NIC ROBERTSON, CNN INTERNATIONAL DIPLOMATIC EDITOR: Yes, I think the picture here Fred is that there's a lot of muscle being flexed at an unexpected time close to 100,000 troops, many of them 3,000 miles from their normal bases, not the normal time of year for Russia to conduct military exercises, Special Forces, the Russia's military intelligence are there, their domestic intelligence services are there, when they built up troops of this place on the border earlier in the year. And then withdrew them under international pressure. They're left behind a lot of heavy equipment.
So the capacity, the muscle to do it, if you will is there. What analysts aren't seeing at the moment is sort of the connective tissue for that muscle, the tail if you will, that there would need to be sort of big supply chains heading in if there was going to be an advance fuel, ammunition, these sorts of things that you would use if you're going to push across the border, that's not being seen. But they it could be the invasion comes sometime early next year.
Russia has got strategic interests that it wants to protect in Ukraine, it's annex to Crimea, that's where it has a big naval fleet, it has access to warm water seas that it doesn't have from other Russian ports. So it's a massively important asset for Russia. And the analysis is that at some point, Putin is going to want to make sure that that is properly protected. And right now, he says, and we heard this from his spokesman just a day warning NATO not to advance their political and military interests ever closer to the border with Russia. They feel under pressure from a united NATO. And not only that you had the British Defense Secretary, just this past week in Kiev, capital of Ukraine, upping the support for Ukrainian military, the Navy in particular.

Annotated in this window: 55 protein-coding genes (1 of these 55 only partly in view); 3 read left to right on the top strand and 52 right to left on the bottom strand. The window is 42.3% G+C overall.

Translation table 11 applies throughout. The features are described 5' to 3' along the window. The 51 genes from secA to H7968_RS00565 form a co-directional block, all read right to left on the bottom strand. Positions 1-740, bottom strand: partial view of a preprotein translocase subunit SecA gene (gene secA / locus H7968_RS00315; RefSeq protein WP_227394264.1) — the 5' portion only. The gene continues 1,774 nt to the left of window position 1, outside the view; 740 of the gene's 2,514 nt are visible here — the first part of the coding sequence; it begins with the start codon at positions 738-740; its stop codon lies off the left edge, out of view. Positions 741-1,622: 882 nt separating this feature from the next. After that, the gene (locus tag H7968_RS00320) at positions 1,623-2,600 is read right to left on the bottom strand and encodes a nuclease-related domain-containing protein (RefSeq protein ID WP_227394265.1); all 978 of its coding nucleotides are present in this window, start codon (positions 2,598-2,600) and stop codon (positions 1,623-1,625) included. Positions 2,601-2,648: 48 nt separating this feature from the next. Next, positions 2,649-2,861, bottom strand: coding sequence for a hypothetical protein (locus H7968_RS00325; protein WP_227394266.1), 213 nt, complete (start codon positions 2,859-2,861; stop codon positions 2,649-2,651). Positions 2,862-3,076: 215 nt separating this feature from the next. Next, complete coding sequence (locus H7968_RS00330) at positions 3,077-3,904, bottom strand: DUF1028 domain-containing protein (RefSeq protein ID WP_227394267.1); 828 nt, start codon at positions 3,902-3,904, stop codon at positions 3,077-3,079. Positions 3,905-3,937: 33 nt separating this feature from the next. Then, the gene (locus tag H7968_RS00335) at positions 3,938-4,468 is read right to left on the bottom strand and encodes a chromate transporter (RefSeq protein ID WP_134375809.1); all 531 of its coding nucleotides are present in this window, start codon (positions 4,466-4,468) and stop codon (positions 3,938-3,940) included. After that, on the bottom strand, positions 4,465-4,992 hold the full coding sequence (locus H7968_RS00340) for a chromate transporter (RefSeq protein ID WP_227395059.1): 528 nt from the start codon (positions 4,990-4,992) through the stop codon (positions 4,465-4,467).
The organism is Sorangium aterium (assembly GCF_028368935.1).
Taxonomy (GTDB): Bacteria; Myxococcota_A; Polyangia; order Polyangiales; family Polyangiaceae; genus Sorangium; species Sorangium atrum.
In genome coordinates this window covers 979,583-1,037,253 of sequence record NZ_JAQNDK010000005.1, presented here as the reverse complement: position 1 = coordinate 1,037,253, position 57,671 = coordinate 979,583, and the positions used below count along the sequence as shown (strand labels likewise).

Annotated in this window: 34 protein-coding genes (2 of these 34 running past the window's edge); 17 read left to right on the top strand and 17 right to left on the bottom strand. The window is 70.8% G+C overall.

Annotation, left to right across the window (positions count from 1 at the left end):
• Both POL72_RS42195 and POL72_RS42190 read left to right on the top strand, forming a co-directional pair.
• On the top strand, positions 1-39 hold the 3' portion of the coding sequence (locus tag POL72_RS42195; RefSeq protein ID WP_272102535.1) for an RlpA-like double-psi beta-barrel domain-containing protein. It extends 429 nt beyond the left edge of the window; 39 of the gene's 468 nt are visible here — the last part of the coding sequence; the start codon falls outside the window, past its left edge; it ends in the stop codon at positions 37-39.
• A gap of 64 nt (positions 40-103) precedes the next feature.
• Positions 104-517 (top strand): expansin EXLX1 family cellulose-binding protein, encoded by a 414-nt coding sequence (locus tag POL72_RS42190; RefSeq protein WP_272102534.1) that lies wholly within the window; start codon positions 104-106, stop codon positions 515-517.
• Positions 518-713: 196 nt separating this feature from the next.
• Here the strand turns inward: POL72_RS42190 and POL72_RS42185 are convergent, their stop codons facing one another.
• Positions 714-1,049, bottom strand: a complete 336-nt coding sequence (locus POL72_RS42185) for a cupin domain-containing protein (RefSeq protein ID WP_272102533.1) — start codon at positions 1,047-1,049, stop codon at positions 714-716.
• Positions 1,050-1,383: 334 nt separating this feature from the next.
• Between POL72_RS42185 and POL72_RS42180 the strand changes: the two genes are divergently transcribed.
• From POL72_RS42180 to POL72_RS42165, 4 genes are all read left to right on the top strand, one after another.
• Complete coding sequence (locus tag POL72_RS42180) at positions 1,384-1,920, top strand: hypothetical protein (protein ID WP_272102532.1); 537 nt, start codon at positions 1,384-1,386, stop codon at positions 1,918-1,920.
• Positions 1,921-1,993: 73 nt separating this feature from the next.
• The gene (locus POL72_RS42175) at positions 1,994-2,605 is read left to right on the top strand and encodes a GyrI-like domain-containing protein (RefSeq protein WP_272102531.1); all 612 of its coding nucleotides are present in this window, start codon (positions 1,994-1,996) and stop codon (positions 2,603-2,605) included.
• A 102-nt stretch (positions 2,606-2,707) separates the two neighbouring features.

WHITFIELD: And so might this also test the European unity along with, you know, what is happening at the border with Belarus?
ROBERTSON: Certainly the EU has been incredibly united over what's happened at the border with Belarus. I mean, this was -- they see it as an, and for all intents and purposes, it is a complete manipulation of poor migrants who have been easily shipped into Belarus and then move to the border and manipulated, you know, into a situation where there's been confrontational at the border.
And, you know, for the democratic countries like the EU, to turn away migrants, that's a big deal, to turn water cannon on them as they do. That's a big deal that the EU sees this manipulation, and it won't be bent by it. So there's unity there.
And on the issue of Ukraine, perhaps there's some differences, you know, of some views, but absolutely united on the view that number one, Crimea, that Russia annex part of Ukraine that will never be recognized, and that Russia should not cross the border into Ukraine, and how to achieve that. That's where the nuances, but absolutely united on that point.
WHITFIELD: That's a lot. All right. Nic Robertson, thank you so much. Well done and happy Thanksgiving week.
ROBERTSON: Thank you.
WHIFIELD: All right. We're back in a moment, but first this week, staying well.
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DR. ROBERT WALDINGER, DIRECTOR, HARVARD STUDY OF ADULT DEVELOPMENT: On average, people who are in happier, more satisfying relationships live longer. I am the director of the Harvard Study of Adult Development. It was started in the late 1930s. And it's continuing to this day. The most important predictor of who was going to be a happy healthy octogenarian was how satisfied they were in their relationships.